On Wednesday, BlackBerry Ltd. (TSX: BB)(Nasdaq: BBRY) CEO John Chen penned an open letter on the company’s official blog, outlining his thoughts behind the BlackBerry Classic. And there was a pretty common theme to his message, summed up by one line in particular: “if it ain’t broke, don’t fix it.”
Mr. Chen is certainly backing up his words with the Classic, which has many of the features BlackBerry fans have come to love, including the QWERTY keyboard, trackpad, and navigation keys. It’s essentially an upgrade to the BlackBerry Bold, but this time it comes with a bigger screen, updated look, and the latest BlackBerry 10 operating system.
This is a great sign. Over the years, BlackBerry had gotten away from these types of phones in an attempt to keep up with the likes of Apple and Google. In response, many customers were holding onto their Bold devices because, as Mr. Chen put it, “they get the job done, day in and day out – just like you.”
So will the Classic help reinvigorate BlackBerry? And if so, will it be enough?
A continuation of the strategy
Mr. Chen also acknowledged that some of BlackBerry’s newest devices, such as the Passport — a phablet device with a 4.5-inch square screen — “break the mold,” while the Classic is an attempt to get back to what works. But the Passport and Classic have more in common than Mr. Chen is acknowledging, because both signify a continuing shift toward the enterprise market.
So far, this shift has worked out very well for BlackBerry (as well as its stock price). So shareholders should probably appreciate the Classic phone, even if they won’t rush out to buy it.
Still some major headwinds
That being said, this phone is not going to save BlackBerry. Remember, the company is fighting a very powerful trend, one that sees workers bringing their own devices to the office. This trend, often referred to by its acronym, BYOD, has grown very quickly in recent years, mainly because security concerns have been fading.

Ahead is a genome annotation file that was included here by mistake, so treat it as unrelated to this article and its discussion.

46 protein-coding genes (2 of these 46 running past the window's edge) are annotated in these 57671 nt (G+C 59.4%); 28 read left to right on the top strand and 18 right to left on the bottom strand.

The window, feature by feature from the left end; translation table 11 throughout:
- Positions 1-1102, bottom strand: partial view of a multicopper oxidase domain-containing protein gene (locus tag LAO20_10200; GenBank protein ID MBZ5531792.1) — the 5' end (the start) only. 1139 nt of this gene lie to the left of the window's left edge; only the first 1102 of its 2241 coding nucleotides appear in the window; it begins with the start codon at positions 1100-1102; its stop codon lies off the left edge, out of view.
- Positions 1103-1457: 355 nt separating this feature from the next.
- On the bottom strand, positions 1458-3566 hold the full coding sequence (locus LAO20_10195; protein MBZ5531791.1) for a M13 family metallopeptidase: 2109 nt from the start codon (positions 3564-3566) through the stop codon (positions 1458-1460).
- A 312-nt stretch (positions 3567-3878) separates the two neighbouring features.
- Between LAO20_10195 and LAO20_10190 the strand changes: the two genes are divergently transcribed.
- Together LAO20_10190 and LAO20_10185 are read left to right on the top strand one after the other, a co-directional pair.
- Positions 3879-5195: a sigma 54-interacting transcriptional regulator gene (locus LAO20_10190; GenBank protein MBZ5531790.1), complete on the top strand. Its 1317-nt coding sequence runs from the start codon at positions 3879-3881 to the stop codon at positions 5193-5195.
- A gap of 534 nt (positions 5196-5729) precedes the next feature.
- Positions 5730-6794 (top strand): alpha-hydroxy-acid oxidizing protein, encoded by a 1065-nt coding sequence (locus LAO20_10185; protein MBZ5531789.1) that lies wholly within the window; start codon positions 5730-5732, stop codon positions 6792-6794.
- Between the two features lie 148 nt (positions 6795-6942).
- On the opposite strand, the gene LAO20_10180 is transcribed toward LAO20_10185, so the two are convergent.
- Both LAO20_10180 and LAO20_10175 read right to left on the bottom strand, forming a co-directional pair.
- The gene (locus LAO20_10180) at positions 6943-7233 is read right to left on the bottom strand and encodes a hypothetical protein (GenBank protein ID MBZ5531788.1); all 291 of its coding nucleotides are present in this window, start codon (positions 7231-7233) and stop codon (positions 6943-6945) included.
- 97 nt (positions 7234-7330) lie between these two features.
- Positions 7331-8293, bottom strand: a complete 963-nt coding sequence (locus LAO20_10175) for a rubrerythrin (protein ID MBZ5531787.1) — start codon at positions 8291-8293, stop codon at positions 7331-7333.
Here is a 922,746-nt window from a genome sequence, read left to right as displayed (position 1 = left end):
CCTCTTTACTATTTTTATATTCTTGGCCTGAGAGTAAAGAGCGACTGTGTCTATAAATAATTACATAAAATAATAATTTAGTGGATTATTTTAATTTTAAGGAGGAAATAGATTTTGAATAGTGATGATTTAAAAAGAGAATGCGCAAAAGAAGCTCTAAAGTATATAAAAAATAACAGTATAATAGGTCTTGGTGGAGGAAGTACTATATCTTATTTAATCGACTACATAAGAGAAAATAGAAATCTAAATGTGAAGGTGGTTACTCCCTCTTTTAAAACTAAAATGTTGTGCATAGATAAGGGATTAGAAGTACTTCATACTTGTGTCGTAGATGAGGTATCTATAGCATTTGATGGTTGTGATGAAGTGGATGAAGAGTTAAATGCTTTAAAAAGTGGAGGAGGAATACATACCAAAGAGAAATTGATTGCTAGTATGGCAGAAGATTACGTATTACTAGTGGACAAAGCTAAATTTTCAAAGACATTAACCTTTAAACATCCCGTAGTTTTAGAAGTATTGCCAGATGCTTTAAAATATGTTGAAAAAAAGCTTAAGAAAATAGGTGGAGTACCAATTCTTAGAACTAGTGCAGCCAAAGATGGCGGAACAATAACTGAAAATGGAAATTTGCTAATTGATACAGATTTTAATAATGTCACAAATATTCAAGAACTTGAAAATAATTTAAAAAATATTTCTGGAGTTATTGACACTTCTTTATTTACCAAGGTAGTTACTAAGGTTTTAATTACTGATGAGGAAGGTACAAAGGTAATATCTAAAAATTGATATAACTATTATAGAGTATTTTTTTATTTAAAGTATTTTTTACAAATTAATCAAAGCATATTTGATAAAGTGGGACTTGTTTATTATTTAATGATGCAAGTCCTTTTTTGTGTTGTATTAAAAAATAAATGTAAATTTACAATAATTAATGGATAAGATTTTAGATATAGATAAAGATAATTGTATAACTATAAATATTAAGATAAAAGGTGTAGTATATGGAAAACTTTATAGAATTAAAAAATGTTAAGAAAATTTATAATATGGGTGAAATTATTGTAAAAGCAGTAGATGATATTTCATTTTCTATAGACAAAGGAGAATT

BYOD may be the biggest obstacle for the new Classic phones. Much of the BlackBerry Bold sales came from companies issuing them to employees. Now BlackBerry must appeal to those employees directly. And one must also remember that few people like carrying around two phones. So BlackBerry must convince everyday people that the Classic is a better all-around phone than the iPhone. That’s not an easy task.
So what should you do?
At this point, it’s still too early to gauge whether Mr. Chen’s strategy will pay off in the end. But he is in it “for the long haul,” and results so far have been good. So BlackBerry likely deserves a place in most portfolios.
If you decide to make it part of yours, you may want to balance out that risk with a company that has a more predictable future than BlackBerry. One to consider is The Motley Fool’s top pick for 2014, which is revealed in the free report below.
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This article represents the opinion of the writer, who may disagree with the “official” recommendation position of a Motley Fool premium service or advisor. We’re Motley! Questioning an investing thesis — even one of our own — helps us all think critically about investing and make decisions that help us become smarter, happier, and richer, so we sometimes publish articles that may not be in line with recommendations, rankings or other content.
Fool contributor Benjamin Sinclair has no position in any stocks mentioned. David Gardner owns shares of Apple, Google (A shares), and Google (C shares). Tom Gardner owns shares of Google (A shares) and Google (C shares). The Motley Fool owns shares of Apple, Google (A shares), and Google (C shares).